This chapter is about opening the gravitational window to observe the Universe. Although the weakest of all known forces, gravity plays a dominant role in forming stars and galaxies, shaping the large-scale structure, and driving the expansion of the Universe. Gravity has so far played a passive role in our understanding. We only witness its influence indirectly by observing its effect on star light (Doppler effect, cosmological redshift, gravitational lensing, etc.). However, we are at amomentous period that could soon transform our picture of the Universe by opening the gravitational window for observational astronomy. Gravitational waves have already been critical for understanding how neutron star binaries evolve [26.1, 2]. However, we have not directly observed the waves themselves. This will change before the end of this decade when several different methods of observing gravitational waves will reach sensitivity levels at which we should finally begin to unravel some of the deepest questions in astronomy, cosmology, and fundamental physics. The chapter by van den Broeck will deal with the two latter topics. In this chapter, we will discuss what gravitational waves are (Sect. 26.2), how they interact with matter (Sect. 26.3), on-going and future projects aimed at detecting cosmic gravitational waves (Sect. 26.4), expected and speculative astronomical sources, and a list of open problems on which gravitational astronomy could shed some light (Sect. 26.5).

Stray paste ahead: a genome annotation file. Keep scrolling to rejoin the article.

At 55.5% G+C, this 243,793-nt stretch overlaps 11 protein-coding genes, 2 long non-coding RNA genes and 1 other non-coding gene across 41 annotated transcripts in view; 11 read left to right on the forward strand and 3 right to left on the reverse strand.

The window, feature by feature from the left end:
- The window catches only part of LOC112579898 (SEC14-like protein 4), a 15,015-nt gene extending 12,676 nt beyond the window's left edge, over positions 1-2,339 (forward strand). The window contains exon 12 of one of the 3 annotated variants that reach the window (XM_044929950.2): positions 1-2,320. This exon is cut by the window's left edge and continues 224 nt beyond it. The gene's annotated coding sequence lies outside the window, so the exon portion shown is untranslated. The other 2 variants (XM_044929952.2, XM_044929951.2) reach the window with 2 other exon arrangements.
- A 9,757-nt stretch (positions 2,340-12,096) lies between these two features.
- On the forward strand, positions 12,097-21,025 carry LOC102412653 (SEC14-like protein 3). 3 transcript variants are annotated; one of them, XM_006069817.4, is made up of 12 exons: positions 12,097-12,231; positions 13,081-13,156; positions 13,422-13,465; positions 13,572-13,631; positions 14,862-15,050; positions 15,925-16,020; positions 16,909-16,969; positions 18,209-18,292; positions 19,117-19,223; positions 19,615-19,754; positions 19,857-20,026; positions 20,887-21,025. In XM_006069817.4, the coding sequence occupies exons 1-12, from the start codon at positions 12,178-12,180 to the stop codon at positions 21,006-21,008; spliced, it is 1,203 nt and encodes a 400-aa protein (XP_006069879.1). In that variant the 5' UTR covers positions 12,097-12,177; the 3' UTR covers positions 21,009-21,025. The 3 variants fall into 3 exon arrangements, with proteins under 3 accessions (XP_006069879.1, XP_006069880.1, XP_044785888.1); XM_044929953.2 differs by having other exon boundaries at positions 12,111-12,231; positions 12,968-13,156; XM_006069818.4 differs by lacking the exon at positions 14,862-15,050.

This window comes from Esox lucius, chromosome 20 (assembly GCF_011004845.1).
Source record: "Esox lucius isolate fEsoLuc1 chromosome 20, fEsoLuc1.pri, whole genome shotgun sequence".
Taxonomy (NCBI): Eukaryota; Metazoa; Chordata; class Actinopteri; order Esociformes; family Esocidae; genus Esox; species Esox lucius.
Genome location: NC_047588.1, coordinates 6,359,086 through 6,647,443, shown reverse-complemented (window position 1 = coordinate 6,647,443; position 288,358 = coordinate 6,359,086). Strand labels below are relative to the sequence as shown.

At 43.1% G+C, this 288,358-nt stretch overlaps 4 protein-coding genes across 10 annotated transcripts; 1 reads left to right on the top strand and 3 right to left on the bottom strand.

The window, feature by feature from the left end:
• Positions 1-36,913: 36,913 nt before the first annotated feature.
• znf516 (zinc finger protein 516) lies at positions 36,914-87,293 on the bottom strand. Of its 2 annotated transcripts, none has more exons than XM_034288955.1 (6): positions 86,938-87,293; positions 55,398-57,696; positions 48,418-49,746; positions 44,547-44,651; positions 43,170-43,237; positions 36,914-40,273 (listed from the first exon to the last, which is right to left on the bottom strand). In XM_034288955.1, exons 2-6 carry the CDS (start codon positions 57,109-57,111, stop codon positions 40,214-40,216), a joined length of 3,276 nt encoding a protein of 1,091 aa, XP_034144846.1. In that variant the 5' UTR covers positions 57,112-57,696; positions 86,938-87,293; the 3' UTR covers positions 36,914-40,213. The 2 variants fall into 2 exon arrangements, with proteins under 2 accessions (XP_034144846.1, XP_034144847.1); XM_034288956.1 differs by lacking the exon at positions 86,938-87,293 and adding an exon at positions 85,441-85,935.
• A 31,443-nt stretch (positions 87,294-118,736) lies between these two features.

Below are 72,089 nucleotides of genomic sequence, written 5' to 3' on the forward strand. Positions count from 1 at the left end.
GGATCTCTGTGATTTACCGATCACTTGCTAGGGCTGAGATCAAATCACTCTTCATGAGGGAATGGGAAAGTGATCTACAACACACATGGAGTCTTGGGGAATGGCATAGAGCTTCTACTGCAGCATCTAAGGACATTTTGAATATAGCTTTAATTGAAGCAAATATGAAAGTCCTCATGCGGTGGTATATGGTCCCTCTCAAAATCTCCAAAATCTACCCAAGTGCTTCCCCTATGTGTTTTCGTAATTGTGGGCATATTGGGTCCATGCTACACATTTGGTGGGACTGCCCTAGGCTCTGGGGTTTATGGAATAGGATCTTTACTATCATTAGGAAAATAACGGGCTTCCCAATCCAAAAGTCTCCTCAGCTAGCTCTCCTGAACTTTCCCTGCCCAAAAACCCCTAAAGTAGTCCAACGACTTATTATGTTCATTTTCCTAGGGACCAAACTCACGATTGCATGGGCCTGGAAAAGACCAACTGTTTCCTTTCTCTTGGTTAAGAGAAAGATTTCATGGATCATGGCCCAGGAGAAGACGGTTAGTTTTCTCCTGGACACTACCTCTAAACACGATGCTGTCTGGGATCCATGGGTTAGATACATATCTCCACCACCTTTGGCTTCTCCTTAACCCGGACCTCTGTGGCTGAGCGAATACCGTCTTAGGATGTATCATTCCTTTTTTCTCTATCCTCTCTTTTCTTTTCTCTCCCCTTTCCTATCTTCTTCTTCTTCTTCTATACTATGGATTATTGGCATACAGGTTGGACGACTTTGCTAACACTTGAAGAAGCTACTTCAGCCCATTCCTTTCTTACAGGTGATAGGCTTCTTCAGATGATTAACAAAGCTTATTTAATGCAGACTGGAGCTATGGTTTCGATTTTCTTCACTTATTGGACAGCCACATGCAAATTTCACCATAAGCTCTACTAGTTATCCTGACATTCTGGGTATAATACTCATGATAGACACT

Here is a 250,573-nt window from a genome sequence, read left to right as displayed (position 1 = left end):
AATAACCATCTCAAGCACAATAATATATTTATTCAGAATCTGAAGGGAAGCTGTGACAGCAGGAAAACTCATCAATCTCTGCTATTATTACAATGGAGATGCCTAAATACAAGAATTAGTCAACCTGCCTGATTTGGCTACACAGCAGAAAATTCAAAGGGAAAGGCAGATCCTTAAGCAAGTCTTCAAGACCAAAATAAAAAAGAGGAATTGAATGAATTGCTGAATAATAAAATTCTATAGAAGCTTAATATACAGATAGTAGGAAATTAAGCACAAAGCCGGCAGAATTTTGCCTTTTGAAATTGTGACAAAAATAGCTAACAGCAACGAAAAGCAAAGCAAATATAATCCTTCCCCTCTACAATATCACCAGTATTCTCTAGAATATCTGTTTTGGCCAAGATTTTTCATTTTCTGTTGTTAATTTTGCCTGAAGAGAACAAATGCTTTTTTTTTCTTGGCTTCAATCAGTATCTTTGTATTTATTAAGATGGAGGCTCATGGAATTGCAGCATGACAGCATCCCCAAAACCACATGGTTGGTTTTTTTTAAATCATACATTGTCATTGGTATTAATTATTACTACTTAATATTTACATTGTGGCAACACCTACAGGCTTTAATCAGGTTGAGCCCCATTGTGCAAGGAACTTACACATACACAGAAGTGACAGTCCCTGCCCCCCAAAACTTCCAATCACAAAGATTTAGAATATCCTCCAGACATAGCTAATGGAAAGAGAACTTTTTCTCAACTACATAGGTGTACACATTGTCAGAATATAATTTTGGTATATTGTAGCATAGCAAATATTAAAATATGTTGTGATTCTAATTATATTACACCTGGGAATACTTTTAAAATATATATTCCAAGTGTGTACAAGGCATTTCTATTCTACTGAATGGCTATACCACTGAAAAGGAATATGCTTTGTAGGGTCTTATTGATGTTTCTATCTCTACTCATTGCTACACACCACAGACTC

All Science Journal Classification (ASJC) codes
- Physics and Astronomy(all)